The old fantasy team was dealt a huge blow today, and I'm not talking about Eddie Oropesa optioned to minor league camp. is reporting Barry Bonds may miss the entire season to recover from multiple knee surgeries, and recover mentally from the constant pressures of the media.

Said Bonds: "You wanted me to jump off the bridge, I finally have jumped. You wanted the bring me down, you've finally brought me and my family down."

Boo-hoo. What about my fantasy team you big dolt? You can't expect Carlos Delgado to carry the HR load on his own.

So now what? I drafted arguably the best baseball player of all time, and paid the price. Luckily, I drafted Bonds' likely replacement, Pedro Feliz, as super-utility, but he can’t hold a candle to Bonds' production. I actually offered Feliz to another team straight up for Jose Reyes three days ago but was rejected. Now I’m thankful it didn’t happen.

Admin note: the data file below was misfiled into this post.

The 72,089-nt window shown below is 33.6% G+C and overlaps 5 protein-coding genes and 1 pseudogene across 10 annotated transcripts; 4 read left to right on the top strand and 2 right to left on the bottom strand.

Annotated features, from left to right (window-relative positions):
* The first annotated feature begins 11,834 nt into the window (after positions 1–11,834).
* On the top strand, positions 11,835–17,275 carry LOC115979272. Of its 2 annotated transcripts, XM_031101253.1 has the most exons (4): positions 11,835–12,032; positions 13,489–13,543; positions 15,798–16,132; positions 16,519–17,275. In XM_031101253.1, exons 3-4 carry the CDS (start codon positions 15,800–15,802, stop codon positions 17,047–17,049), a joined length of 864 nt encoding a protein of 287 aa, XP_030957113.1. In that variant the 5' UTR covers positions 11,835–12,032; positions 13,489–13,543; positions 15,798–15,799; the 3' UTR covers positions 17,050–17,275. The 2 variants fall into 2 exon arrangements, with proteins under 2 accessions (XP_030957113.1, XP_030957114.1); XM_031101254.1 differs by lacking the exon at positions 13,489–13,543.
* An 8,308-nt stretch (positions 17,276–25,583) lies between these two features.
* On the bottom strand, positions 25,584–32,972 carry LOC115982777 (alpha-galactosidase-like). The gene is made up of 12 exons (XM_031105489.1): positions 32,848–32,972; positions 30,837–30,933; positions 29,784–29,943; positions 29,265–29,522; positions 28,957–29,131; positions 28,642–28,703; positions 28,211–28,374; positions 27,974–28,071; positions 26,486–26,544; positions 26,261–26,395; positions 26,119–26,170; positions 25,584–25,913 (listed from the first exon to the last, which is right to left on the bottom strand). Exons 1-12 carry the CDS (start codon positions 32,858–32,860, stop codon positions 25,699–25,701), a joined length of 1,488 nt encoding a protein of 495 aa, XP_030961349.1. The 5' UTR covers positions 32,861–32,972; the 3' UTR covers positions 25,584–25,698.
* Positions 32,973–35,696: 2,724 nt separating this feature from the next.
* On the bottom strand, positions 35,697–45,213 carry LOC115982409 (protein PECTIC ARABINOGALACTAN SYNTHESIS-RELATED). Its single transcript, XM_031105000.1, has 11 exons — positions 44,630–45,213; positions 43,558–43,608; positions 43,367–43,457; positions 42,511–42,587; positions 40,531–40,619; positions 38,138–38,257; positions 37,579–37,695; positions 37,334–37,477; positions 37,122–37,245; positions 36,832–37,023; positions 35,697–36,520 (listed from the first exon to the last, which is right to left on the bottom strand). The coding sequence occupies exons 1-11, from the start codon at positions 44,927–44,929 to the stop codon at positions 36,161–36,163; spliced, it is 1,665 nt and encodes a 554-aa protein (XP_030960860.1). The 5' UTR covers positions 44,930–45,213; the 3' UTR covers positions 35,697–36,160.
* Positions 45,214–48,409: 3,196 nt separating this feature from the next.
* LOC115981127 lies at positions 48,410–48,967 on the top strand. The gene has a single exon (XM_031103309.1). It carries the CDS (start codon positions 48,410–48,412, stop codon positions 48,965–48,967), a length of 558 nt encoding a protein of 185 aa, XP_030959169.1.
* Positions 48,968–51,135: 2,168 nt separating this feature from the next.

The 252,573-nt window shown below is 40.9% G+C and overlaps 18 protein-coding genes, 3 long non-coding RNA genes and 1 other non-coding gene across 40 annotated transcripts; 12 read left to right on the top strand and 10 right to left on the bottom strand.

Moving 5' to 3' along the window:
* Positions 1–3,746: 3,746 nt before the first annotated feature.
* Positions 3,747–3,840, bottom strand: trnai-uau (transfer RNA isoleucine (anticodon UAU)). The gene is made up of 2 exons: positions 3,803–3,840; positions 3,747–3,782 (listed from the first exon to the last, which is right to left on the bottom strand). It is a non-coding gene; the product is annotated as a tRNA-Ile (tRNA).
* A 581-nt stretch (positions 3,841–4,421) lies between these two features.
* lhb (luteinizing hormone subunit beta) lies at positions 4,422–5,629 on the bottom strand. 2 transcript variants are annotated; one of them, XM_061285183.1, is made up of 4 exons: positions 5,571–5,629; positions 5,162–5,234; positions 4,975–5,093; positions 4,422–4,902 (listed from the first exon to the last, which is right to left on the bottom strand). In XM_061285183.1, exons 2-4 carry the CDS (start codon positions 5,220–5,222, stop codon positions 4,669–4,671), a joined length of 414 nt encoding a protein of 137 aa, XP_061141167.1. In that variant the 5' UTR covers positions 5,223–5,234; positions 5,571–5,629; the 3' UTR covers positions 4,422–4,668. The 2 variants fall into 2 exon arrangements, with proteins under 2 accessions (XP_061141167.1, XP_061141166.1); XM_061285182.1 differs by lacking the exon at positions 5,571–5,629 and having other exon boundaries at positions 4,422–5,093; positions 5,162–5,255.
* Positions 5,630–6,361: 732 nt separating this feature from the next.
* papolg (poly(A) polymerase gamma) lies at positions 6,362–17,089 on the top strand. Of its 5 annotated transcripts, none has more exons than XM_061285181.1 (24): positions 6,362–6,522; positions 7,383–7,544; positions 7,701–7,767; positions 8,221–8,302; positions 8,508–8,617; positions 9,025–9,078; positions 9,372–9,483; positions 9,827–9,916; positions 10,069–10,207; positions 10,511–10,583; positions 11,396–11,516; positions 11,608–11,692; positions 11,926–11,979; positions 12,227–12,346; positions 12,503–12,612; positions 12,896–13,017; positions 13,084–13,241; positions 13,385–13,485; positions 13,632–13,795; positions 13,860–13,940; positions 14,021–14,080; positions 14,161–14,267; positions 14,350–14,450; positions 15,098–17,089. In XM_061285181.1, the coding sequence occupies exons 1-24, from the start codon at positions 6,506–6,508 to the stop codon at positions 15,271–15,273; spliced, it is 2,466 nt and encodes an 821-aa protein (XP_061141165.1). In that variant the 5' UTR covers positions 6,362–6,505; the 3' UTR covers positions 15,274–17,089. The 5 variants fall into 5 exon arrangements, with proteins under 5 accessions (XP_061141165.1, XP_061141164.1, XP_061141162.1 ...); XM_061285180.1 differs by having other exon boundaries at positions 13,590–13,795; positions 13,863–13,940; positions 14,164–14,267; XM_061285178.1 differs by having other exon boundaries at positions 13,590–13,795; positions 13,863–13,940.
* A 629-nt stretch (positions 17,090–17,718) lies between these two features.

At this point, I’m considering scrapping any effort to add speed in favor of replacing Bonds' power, which would mean Ceasar Izturis would go in favor of Khalil Greene or Jose Valentin. I may also need to dangle a stud starter – either Jason Schmidt or Tim Hudson – for a big bat.

In any event, I look forward to catching whatever scraps fall from the other boats into the free agent pool. Last year, a big tuna, Bobby Abreu, became available. You never know what might happen. I still think my team is in the top 5 of our league, but I know the other owners, once they catch wind of Bonds, will give my inbox the business. My boys, the Pottstown Energy, formerly the Virginville Phillies, are the most hated and feared team in our league.